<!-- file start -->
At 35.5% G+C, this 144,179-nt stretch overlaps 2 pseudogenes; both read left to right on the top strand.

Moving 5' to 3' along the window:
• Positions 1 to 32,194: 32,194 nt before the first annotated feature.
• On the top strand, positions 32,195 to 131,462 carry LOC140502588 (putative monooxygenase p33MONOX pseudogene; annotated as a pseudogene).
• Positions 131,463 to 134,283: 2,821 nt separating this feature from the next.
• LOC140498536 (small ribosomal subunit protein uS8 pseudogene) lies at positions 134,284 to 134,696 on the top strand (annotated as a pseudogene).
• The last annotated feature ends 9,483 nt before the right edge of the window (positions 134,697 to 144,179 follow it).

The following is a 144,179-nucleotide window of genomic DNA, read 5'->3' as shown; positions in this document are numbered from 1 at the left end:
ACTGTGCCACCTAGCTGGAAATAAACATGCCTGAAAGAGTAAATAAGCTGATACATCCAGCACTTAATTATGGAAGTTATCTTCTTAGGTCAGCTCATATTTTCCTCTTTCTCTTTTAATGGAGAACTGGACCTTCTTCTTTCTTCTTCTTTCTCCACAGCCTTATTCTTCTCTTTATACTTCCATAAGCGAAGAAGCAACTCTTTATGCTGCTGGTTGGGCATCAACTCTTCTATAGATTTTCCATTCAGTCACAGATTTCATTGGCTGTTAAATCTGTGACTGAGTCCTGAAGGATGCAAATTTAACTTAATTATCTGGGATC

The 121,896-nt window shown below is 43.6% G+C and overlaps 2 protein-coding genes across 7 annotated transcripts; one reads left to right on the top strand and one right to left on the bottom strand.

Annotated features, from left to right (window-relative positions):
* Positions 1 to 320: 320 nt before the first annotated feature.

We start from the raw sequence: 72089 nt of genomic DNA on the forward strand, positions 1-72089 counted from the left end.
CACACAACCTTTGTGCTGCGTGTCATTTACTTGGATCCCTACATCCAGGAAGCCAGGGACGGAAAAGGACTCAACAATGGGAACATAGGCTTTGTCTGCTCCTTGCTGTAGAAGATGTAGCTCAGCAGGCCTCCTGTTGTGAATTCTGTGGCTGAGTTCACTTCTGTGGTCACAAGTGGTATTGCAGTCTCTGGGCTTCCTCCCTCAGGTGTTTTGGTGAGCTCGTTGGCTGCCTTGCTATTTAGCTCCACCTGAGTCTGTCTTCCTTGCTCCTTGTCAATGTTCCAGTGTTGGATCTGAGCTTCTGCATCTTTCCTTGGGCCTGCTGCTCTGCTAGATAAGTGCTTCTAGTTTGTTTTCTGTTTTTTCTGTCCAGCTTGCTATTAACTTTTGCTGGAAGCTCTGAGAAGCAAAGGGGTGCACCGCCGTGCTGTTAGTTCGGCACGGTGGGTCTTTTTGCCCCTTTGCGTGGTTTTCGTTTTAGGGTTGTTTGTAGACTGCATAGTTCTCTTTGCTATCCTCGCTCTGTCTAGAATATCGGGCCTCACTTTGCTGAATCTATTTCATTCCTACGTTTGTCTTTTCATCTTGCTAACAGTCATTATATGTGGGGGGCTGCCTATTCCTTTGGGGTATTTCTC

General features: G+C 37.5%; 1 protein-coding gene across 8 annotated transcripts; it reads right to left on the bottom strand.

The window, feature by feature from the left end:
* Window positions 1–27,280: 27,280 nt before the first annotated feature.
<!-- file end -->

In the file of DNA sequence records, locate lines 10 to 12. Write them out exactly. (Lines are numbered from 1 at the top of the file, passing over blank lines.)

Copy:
The 121,896-nt window shown below is 43.6% G+C and overlaps 2 protein-coding genes across 7 annotated transcripts; one reads left to right on the top strand and one right to left on the bottom strand.

Annotated features, from left to right (window-relative positions):
* Positions 1 to 320: 320 nt before the first annotated feature.